Manual vs. automated testing with Keysight Eggplant

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Keysight Eggplant is a test design automation platform that leverages AI and other technologies to test “through the eyes of the user”. It has many significant qualities (some of which I have discussed in previous articles) but in this blog I’m going to talk about the advantages its automated testing provides over a more manual testing process.

For starters, let’s just get this out of the way: manual testing isn’t great. While it’s certainly better than no testing, it is always going to be slow, expensive, and prone to errors. Moreover, these factors combine to mean that manual tests can only cover a very limited number of paths through your system (they have poor test coverage, in other words) since it is either impractically expensive, impractically slow, or both, to consistently address even a significant fraction of them with manual tests. Even if you have a frankly unrealistically narrow set of test cases to consider (or an unrealistically large wallet to pay for legions of manual testers, for that matter), it is unfortunately quite easy for manual testers to make mistakes or otherwise fail to test consistently during the testing process. This is hardly surprising when they’re asked to perform dozens of rote test executions. Boredom, tiredness, and repetition can be huge demotivators, after all. The long and short of it is that manual testing is simply incapable of truly comprehensive, reliable testing in virtually any large-scale real-world scenario.

In contrast, these fatal issues for manual testing are largely solved by automated testing. Automated tests are, by their nature, entirely consistent, no matter how many times you run them; they are much faster to run than manual tests, to the point that you can run them both more frequently and in far greater quantities, covering most or even all of the paths through your system on a regular basis; and they are far cheaper, because unlike humans, computers don’t take salaries. On the latter point, automated testing offers additional staffing benefits, in that previously manual testers can be assigned elsewhere, or spend their time on additional testing tasks (stress testing, for instance) they would otherwise not have time for.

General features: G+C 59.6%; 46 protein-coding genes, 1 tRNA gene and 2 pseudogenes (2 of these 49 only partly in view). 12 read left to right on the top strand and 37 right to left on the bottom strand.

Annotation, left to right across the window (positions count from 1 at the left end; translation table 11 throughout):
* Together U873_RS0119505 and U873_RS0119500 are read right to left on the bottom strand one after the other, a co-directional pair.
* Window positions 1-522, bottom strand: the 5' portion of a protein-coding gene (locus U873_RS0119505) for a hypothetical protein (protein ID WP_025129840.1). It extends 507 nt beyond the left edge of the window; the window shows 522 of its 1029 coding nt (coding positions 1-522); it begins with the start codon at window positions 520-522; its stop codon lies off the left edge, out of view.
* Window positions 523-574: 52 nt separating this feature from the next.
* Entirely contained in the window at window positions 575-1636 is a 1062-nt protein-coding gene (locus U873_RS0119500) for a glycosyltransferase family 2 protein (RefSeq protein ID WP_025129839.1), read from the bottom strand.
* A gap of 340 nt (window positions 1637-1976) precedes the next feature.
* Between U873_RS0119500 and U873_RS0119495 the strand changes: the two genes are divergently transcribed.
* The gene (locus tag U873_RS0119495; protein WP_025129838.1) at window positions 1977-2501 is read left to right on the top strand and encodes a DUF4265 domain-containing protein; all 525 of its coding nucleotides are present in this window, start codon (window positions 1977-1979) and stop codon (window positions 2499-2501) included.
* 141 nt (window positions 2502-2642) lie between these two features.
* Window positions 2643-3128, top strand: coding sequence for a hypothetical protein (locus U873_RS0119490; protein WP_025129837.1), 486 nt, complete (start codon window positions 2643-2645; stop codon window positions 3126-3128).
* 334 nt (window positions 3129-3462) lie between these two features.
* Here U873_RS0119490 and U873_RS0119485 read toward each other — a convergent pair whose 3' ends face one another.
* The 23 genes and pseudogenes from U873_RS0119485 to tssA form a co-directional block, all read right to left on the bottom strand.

Automated tests are not without their challenges, however. Most prominently, they require you to design and build an automated test suite that is optimised for test coverage. Keysight Eggplant excels at this. It automates every part of your testing process, from the design of your test suite through to executing your tests, all while covering as many paths through your system as possible. This is, in fact, why I refer to it as a solution for test design automation, rather than merely test automation: because it covers everything from design on down. The result is a highly comprehensive set of automated, holistic tests that can span all your systems and processes as well as various types of functional and non-functional testing.

What’s more, Eggplant uses image-based testing that accesses (and thereby tests) your systems just as a user would. This means that it is inherently non-invasive: it won’t need to access anything below the visual layer or to send anything out to some central location. As a result, it can happily be deployed in closed networks and other secure environments. Its visual approach also makes Eggplant device and operating system agnostic, meaning that it can test on practically anything, including obscure or legacy systems.

At the end of the day, Eggplant is very good at what it does, and what it does is test automation. Whichever stage you’re at in your testing journey, it should at least be on your radar.